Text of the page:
You definitely need a number of data at least exponential in the number of parameters, since the number of "bins" is exponential. (It's not so simple as to say that exponential is enough because it depends on the distributional overlap. If there are cases where one group never hits a given bin, then even an infinite amount of data doesn't save you.)
I see what you're saying, but I was thinking of a case where there is zero probability of having overlap among all features. While that technically restores the property that you can multiply the dataset by arbitrarily large numbers, if feels a little like "cheating" and I agree with your larger point.
I guess Simpson's paradox does always have a right answer in "stratify along all features", it's just that the amount of data you need increases exponentially in the number of relevant features. So I think that in the real world you can multiply the amount of data by a very, very large number and it won't solve the problem, even though in a large enough number will.
In the real world it's often also sort of an open question if the number of "features" is finite or not.
I like your concept that the only "safe" way to use utilitarianism is if you don't include new entities (otherwise you run into trouble). But I feel like they have to be included in some cases. E.g. If I knew that getting a puppy would make me slightly happier, but the puppy would be completely miserable, surely that's the wrong thing to do?
(PS thank you for being willing to play along with the unrealistic setup!)
This covers a really impressive range of material -- well done! I just wanted to point out that if someone followed all of this and wanted more, Shannon's 1948 paper is surprisingly readable even today and is probably a nice companion:
Well, it would be nice if we happened to live in a universe where we could all agree on an agent-neutral definition of what the best actions to take in each situation are. It seems to be that we don't live in such a universe, and that our ethical intuitions are indeed sort of arbitrarily created by evolution. So I agree we don't need to mathematically justify these things (and maybe it's impossible) but I wish we could!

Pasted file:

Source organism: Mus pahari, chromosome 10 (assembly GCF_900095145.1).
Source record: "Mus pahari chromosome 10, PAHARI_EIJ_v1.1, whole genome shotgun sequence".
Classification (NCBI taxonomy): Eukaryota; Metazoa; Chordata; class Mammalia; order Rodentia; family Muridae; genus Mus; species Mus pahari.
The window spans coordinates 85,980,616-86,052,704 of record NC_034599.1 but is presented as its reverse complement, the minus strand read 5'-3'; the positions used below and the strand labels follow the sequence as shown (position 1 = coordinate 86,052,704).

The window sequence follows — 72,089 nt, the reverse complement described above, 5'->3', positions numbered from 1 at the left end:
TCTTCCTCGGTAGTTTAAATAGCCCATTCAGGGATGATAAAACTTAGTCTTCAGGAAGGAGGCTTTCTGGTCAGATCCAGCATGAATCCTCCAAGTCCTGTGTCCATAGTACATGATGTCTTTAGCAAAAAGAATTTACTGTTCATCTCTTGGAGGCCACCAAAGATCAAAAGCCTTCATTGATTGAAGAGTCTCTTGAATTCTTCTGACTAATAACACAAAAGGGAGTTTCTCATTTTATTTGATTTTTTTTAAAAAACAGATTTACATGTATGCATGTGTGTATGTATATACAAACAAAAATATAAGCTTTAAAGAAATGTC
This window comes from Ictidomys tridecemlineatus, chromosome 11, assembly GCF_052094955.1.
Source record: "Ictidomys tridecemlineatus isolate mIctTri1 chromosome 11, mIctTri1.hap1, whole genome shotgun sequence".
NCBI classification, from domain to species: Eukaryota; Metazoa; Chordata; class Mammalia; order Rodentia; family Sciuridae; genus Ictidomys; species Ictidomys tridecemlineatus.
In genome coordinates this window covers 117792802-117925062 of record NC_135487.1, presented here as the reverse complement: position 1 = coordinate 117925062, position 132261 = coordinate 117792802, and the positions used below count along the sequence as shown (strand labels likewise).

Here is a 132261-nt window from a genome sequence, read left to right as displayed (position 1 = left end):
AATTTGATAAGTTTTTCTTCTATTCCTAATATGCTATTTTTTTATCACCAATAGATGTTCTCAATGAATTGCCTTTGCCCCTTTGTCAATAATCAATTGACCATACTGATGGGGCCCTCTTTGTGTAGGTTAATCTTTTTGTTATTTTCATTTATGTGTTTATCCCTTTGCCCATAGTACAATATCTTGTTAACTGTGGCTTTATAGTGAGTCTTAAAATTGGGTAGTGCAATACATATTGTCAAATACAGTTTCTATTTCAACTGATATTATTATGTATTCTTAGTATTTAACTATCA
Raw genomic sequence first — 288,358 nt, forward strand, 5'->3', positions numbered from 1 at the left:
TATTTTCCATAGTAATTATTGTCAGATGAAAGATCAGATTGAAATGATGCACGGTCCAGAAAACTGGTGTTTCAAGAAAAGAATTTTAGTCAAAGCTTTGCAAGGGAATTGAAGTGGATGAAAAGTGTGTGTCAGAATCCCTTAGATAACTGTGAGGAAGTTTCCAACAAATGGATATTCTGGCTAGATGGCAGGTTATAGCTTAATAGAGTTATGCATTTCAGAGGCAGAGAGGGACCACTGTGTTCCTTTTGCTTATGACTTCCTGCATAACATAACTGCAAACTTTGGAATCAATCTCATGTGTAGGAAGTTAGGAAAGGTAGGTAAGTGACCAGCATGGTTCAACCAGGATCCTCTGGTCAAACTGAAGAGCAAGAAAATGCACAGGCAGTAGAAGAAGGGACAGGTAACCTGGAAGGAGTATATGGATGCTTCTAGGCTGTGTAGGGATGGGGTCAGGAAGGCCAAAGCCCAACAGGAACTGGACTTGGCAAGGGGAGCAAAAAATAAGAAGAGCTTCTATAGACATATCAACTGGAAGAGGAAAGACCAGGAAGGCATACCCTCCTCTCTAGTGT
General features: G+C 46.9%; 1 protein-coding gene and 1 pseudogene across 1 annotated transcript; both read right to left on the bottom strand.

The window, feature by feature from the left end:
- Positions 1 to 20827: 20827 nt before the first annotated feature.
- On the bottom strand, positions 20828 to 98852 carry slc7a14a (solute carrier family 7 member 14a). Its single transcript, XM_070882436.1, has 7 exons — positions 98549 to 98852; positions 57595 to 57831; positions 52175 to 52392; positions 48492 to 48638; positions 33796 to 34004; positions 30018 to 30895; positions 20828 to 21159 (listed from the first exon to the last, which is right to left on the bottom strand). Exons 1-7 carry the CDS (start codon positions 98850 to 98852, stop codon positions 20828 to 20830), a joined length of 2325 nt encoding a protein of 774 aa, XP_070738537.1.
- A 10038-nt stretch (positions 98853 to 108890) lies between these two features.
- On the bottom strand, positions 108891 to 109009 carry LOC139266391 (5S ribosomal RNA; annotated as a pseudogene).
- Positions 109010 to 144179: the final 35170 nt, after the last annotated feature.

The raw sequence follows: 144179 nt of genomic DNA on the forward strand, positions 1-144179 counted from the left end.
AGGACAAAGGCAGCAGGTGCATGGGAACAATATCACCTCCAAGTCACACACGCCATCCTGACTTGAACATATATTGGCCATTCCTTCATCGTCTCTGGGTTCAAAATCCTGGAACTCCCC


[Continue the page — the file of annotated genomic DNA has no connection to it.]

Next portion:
If I understand your second point, you're suggesting that part of our intuition seems to suggest large populations are better is that larger populations tend to make the average utility higher. I like that! It would be interesting to try to estimate at that human population level average utility would be highest. (In hunter/gatherer or agricultural times probably very low levels. Today probably a lot higher?)
Can you clarify which answer you believe is the correct one in the puppy example? Or, even better, the current utility for the dog in the "yes puppy" example is 5-- for what values you believe it is correct to have or not have the puppy?
My guess is that the problem is I didn't make it clear that this is just the introduction from the link? Sorry, I edited to clarify.
Totally agree that the different failure modes are in reality interrelated and dependent. In fact, one ("necessary despot") is a consequence of trying to counter some of the others. I do feel that there's enough similarity between some of the failure modes at different sites that's it's worth trying to name them. The temporal dimension is also an interesting point. I actually went back and looked at some of the comments on Marginal Revolution posts years ago. They are pretty terrible today, but years ago they were quite good.
In principle, for work done for market, I guess you don't need to explicitly think about free trade. Rather, by everyone pursing their own interests ("how much money can I make doing this"?) they'll eventually end up specializing in their comparative advantage anyway. Though, with finite lifetime, you might want to think about it to short-circuit "eventually".
For stuff not done for market (like dividing up chores), I'd think there's more value in thinking about it explicitly. That's because there's no invisible hand naturally pushing people toward their comparative advantage so you're more likely to end up doing things inefficiently.